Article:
R. Parasites.  Parasites of small-mouthed salamanders include a variety of protozoan and helminth species (Harwood, 1932; Walton, 1942; Landewe, 1963; Rosen and Manis, 1976; Price and St. John, 1980; Baker, 1987; McAllister and Upton, 1987b).  No intraerythrocytic or trypanosomal hematozoans were observed in blood samples examined by McAllister and Upton (1987b).  Protozoans, however, have been reported from the colon, rectum, gall bladder, intestinal mucosa, and feces (see studies cited above).  A cyclophyllidean cestode (Cylindrotaenia americana) that is common in several plethodontid salamander species in the United States was also found in the small intestine of small‑mouthed salamanders (McAllister and Upton, 1987b).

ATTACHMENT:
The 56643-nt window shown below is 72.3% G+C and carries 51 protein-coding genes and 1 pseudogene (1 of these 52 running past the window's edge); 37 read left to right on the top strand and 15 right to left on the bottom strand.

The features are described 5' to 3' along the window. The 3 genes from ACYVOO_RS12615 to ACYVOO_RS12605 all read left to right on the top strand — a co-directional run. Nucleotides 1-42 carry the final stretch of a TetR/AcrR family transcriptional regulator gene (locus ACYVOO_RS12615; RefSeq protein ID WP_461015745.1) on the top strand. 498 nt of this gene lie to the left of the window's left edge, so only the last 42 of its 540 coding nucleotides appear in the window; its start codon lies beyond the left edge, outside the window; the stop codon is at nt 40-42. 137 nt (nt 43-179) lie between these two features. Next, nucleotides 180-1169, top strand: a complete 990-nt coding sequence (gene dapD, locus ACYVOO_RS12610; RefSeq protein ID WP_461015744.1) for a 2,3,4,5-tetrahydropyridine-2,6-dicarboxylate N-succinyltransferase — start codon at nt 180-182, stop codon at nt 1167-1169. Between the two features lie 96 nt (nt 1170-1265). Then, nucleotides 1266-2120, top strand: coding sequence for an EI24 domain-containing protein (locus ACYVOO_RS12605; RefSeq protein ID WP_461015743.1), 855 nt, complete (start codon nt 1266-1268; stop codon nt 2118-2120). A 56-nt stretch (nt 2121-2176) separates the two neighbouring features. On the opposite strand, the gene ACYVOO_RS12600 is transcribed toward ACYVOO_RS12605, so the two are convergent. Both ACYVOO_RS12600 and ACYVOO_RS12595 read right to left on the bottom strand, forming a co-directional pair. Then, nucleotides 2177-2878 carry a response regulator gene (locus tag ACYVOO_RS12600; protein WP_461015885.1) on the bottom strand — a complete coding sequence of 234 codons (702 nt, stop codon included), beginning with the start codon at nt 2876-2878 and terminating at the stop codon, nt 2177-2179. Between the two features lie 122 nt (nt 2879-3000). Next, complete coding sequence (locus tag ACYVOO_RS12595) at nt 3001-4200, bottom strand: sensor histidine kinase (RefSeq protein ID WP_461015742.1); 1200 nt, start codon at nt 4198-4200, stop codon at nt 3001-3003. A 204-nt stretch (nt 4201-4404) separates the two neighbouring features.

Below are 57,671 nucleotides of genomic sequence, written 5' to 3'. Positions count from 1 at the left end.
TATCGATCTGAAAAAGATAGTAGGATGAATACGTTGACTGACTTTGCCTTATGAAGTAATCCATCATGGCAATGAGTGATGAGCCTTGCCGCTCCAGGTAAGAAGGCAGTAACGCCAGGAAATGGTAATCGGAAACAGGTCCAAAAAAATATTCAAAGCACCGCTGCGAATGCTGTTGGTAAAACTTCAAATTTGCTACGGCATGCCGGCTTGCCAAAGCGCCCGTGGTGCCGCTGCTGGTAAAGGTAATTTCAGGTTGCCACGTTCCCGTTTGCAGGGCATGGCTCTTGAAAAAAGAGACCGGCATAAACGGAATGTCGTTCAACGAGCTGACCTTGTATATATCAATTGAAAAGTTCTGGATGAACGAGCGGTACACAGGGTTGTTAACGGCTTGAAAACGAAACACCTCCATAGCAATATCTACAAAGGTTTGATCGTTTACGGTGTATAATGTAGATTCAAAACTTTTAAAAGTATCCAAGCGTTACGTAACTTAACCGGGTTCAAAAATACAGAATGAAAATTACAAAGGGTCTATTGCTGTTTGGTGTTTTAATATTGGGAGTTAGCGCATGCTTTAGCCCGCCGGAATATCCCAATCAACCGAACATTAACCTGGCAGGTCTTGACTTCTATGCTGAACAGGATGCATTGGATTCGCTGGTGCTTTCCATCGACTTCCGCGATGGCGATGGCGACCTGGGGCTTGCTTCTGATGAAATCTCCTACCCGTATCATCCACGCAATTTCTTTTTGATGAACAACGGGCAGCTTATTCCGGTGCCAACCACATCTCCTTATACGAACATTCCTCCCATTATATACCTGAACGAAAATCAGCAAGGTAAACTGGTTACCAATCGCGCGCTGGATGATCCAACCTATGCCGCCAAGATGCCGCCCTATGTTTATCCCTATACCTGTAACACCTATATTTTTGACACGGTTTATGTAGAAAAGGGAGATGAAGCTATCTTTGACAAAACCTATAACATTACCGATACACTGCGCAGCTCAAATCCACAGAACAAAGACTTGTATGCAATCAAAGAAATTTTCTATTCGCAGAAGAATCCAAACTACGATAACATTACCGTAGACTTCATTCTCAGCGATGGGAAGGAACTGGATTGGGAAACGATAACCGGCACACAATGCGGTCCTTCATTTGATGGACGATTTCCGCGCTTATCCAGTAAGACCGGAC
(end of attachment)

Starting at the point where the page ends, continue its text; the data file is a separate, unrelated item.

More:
4. Conservation.  Small-mouthed salamanders are listed as Endangered by the State of Michigan, and legally protected under Michigan's Natural Resources and Environmental Protection Act (Levell, 1997).  These populations represent the northern extreme of small-mouth salamander distribution.  There are few data to suggest that their current distribution differs from their historical distribution, although undoubtedly many populations have been lost due to wetland drainage and deforestation due to agricultural practices and urban/suburban development.
            Acknowledgments.  Thanks to Robert Fiorentino for providing additional literature sources.

Literature references for Amphibian Declines: The Conservation Status of United States Species, edited by Michael Lannoo, are here.